Happy New Years! Another year has just begun. This is the time of year when many resolutions are made, the gyms are full of new members with ambitious health goals, and people have specific goals in mind that they would like to see come true. If this year is like most, then why will much of the new year’s fire die quickly and most people will not see the things come true that they are thinking of today? The answer is easy to identify and hard to implement. It all comes down to a few simple things that most of already know, but don’t put into practice. Here are three things that will help you to keep on track during 2013.
1. Pick Just Solid Goal: Think back to the last time you were at a seminar where a really great speaker gave you so many ideas, that you took notes at a feverish pace. You filled the front and back of the pages with ideas and things you wanted to change. How many of those items really changed and became habit? For most people, the answer is not much. Why? Because it is too overwhelming. You’d be better off to pick one thing and focus specifics on a consistent basis to see it through to completion. The same is true of goals. Pick one that is really on your mind and very important to you.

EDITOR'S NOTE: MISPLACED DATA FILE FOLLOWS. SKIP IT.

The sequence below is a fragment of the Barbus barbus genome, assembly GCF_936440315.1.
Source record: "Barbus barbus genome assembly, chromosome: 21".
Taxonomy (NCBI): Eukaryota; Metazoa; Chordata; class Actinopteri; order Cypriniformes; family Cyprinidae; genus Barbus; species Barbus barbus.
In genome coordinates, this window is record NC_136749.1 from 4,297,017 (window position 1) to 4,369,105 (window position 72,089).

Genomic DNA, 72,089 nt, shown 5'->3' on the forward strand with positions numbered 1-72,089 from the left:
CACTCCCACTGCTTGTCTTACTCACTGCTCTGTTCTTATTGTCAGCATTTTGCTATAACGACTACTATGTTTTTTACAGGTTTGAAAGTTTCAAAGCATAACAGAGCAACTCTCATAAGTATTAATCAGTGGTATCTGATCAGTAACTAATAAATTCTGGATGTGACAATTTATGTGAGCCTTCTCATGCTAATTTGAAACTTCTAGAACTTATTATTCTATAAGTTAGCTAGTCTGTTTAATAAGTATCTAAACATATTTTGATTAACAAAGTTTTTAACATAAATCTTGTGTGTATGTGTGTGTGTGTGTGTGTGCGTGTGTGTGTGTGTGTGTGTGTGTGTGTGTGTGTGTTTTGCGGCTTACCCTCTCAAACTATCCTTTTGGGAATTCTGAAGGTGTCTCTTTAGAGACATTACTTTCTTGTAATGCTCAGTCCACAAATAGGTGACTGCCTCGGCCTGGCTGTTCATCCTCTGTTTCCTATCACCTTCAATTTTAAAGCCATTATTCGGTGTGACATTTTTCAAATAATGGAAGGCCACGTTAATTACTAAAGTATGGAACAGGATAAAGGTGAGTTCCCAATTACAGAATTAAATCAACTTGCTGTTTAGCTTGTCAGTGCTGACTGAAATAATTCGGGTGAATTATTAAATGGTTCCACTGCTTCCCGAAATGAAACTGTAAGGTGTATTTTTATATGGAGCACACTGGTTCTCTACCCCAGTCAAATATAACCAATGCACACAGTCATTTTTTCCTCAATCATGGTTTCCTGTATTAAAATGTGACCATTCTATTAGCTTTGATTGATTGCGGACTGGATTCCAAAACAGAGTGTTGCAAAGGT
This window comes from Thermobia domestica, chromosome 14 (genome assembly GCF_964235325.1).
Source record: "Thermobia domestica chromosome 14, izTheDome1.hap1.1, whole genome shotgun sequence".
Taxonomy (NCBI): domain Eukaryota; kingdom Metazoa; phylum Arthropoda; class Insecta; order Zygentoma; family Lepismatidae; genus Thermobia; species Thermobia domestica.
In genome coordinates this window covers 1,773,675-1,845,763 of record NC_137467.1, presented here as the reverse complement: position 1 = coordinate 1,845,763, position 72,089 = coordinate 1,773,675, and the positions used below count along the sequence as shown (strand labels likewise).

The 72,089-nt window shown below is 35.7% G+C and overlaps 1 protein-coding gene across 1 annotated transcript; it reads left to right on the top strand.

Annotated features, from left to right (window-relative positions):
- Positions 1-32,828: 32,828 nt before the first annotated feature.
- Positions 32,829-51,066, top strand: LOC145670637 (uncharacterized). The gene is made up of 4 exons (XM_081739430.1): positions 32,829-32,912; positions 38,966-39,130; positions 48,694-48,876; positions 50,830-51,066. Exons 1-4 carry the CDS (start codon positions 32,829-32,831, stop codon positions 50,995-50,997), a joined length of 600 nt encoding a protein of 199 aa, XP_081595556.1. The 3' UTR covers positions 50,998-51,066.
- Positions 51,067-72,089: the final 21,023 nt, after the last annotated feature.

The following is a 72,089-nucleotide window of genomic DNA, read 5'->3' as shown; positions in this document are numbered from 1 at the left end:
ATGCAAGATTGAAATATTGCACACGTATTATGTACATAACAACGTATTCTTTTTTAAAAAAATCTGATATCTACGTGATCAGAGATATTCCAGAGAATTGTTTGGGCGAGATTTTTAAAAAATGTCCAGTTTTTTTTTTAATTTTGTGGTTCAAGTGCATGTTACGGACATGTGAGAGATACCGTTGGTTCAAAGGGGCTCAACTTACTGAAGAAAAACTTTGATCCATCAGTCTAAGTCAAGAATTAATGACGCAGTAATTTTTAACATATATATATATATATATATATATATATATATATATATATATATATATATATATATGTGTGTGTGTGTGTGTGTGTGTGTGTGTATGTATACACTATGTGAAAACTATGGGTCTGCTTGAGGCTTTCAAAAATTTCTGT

2. Write It Down And Hold Yourself Accountable: Take time to note specifically what you want to accomplish, why you want to accomplish this and when you plan to have it completed. The why and when are really important. The why is the fuel that the fire will continually need. Keeping your definition of the gold medal in front of you consistently at a conscious level of thinking is important, especially when the work load gets more difficult. The when is critical because it forces you to keep on track. Otherwise you’ll procrastinate over and over. Lastly, share this with a couple of people you know and trust. Make sure that they ask you about your progress toward your finish line.
3. Stay Consistent In Your Activity: Consistency of activity is the yeast in the bread. Even if you only spend 5 minutes on a particular day or two, that is OK. You are much better off to stay consistent so that your habits and paradigm are changed permanently. Keeping your level of thinking about what you’re shooting for at a consistently conscious level is a must. Just like an athlete training for a race, conditioning is everything. Whether your goal is athletic in nature or not, the need for conditioning does not change. People often drop “out of their race” because they don’t have the stamina to continue.